Stock prices dipped significantly on Wednesday in response to the news that Fitch Ratings had downgraded the nation’s long-term foreign currency issuer default rating.
Whereas the U.S. had maintained the credit agency’s top rating of AAA, it is now listed as AA+. The downward shift came in the wake of troubling economic developments including the narrow escape of a debt default earlier this year.
Looking ahead, Fitch concluded that the outlook is tumultuous — particularly if lawmakers and the White House are unable to reach a spending agreement next year — and decided that a downgrade was appropriate.
The official move was announced on Tuesday, but Fitch had placed the U.S. on a watch list in May, so the move was not entirely surprising.
According to a statement on the matter, the agency came to its conclusion in response to “the expected fiscal deterioration over the next three years, a high and growing general government debt burden, and the erosion of governance relative to ‘AA’ and ‘AAA’ rated peers over the last two years that has manifested in repeated debt limit standoffs and last-minute resolutions.”
As a result of the current trajectory, Fitch predicts that “tighter credit conditions, weakening business investment, and a slowdown in consumption will push the U.S. economy into a mild recession.”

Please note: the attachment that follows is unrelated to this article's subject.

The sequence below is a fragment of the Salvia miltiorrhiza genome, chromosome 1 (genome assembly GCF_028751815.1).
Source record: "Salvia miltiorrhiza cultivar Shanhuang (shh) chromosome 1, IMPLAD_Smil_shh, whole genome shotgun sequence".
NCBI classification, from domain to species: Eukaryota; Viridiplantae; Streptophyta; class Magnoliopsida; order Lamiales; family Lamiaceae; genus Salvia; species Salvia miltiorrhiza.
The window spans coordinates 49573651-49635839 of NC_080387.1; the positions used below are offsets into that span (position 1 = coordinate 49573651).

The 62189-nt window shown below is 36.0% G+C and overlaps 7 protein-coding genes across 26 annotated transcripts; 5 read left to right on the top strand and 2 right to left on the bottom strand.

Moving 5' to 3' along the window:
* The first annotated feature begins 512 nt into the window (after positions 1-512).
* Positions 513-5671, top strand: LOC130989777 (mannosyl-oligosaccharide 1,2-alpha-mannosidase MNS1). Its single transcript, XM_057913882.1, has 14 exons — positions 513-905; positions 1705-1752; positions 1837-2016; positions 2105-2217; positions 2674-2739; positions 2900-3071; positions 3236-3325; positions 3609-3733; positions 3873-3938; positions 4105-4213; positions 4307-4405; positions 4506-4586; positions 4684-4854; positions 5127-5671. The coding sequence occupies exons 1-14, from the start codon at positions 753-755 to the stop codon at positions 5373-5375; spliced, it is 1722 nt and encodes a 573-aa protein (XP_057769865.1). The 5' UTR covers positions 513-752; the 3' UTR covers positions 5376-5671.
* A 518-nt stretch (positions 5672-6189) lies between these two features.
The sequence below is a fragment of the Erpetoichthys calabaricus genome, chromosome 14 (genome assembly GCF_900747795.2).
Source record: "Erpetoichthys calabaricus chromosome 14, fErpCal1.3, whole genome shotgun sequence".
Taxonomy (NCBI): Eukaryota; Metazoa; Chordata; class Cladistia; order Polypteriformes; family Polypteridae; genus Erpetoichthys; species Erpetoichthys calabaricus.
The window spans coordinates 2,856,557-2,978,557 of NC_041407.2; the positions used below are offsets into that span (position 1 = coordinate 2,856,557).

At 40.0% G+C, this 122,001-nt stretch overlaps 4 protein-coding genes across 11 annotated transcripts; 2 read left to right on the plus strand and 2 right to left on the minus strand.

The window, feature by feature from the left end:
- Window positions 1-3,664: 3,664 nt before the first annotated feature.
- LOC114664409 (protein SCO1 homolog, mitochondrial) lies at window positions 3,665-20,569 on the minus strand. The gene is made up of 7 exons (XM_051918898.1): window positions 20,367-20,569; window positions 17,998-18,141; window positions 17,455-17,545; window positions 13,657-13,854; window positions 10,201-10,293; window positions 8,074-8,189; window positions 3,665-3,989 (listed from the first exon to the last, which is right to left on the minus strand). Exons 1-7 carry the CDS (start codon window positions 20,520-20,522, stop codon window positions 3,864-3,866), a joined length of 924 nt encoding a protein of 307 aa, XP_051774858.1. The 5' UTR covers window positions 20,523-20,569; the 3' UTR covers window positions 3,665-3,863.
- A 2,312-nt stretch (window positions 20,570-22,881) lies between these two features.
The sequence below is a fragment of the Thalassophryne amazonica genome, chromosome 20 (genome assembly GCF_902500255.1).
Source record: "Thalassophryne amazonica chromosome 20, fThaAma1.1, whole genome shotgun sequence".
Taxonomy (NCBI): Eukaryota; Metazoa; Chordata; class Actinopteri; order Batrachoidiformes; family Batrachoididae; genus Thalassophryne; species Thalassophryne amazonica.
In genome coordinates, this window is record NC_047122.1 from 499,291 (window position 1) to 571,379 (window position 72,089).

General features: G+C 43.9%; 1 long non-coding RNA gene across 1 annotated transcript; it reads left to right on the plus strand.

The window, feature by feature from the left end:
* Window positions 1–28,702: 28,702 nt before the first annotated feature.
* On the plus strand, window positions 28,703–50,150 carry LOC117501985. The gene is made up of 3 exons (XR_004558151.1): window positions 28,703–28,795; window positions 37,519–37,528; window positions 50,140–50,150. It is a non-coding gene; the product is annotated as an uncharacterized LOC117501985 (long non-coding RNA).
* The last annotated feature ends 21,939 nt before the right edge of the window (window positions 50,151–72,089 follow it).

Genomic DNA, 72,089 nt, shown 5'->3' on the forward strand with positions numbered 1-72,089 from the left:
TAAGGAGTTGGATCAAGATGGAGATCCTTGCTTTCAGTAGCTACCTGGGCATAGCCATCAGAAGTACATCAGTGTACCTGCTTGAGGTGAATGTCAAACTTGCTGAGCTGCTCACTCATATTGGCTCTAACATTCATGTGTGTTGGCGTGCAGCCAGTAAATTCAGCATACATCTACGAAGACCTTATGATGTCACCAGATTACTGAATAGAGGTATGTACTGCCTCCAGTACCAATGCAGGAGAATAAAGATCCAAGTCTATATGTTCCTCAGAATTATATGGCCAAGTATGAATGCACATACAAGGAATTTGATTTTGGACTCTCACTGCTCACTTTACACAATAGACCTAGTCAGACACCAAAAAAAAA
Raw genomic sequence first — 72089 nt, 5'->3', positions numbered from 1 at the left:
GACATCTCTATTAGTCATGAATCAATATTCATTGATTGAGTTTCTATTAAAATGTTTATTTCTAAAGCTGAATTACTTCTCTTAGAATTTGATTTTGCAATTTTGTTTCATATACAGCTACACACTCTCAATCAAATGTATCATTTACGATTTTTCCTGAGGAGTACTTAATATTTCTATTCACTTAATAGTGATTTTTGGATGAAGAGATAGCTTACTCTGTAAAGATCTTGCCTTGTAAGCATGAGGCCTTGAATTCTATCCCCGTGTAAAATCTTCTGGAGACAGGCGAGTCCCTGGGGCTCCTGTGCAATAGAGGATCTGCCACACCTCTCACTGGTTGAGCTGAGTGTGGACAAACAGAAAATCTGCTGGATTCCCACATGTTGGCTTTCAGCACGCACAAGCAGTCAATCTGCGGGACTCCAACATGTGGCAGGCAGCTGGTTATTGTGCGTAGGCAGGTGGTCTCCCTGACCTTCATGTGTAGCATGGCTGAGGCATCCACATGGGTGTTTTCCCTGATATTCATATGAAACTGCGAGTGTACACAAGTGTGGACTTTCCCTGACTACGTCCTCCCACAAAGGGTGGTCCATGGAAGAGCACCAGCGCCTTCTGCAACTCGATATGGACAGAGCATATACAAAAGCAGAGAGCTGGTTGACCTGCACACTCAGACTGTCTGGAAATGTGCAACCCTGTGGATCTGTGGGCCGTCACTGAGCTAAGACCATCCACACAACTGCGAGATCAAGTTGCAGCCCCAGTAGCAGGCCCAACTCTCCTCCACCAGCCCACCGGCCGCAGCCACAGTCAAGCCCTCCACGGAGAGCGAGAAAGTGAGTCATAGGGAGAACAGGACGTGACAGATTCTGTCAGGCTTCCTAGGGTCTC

America’s most recent credit agency downgrade came 12 years ago when S&P similarly reduced the long-term rating from AAA to AA+.
Many conservative pundits and politicians cited the latest action as a consequence of the Biden administration’s fiscal policies.
$32 trillion in debt, a credit rating downgrade, and no improvement in sight.
Our kids and grandkids will pay the price.
— Mike Pompeo (@mikepompeo) August 2, 2023
For its part, the White House is attempting to put a positive spin on the news, including by pointing the finger at Republicans.
Treasury Secretary Janet Yellen asserted that Fitch’s assessment was “arbitrary and based on outdated data.”
White House press secretary Karine Jean-Pierre took a more partisan stance on the matter, claiming that former President Donald Trump is somehow to blame.
“The ratings model used by Fitch declined under President Trump and then improved under President Biden, and it defies reality to downgrade the United States at a moment when President Biden has delivered the strongest recovery of any major economy in the world,” she said. “And it’s clear that extremism by Republican officials — from cheerleading default to undermining governance and democracy, to seeking to extend deficit-busting tax giveaways for the wealthy and corporations — is a continued threat to our economy.”